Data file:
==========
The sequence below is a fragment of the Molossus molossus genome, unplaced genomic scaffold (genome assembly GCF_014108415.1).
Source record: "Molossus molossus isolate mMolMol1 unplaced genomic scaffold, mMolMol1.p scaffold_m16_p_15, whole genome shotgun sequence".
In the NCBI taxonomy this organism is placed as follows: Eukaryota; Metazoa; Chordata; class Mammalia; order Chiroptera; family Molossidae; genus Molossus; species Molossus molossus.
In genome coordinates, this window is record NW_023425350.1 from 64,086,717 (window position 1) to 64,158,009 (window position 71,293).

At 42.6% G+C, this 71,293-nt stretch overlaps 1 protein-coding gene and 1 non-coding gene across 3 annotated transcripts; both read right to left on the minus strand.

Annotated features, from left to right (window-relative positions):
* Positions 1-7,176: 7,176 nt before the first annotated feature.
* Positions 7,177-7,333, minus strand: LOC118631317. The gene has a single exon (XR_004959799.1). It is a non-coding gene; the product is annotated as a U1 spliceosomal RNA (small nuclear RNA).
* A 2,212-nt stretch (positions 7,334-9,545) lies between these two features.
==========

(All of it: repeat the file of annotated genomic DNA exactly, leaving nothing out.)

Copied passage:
The sequence below is a fragment of the Molossus molossus genome, unplaced genomic scaffold (genome assembly GCF_014108415.1).
Source record: "Molossus molossus isolate mMolMol1 unplaced genomic scaffold, mMolMol1.p scaffold_m16_p_15, whole genome shotgun sequence".
In the NCBI taxonomy this organism is placed as follows: Eukaryota; Metazoa; Chordata; class Mammalia; order Chiroptera; family Molossidae; genus Molossus; species Molossus molossus.
In genome coordinates, this window is record NW_023425350.1 from 64,086,717 (window position 1) to 64,158,009 (window position 71,293).

At 42.6% G+C, this 71,293-nt stretch overlaps 1 protein-coding gene and 1 non-coding gene across 3 annotated transcripts; both read right to left on the minus strand.

Annotated features, from left to right (window-relative positions):
* Positions 1-7,176: 7,176 nt before the first annotated feature.
* Positions 7,177-7,333, minus strand: LOC118631317. The gene has a single exon (XR_004959799.1). It is a non-coding gene; the product is annotated as a U1 spliceosomal RNA (small nuclear RNA).
* A 2,212-nt stretch (positions 7,334-9,545) lies between these two features.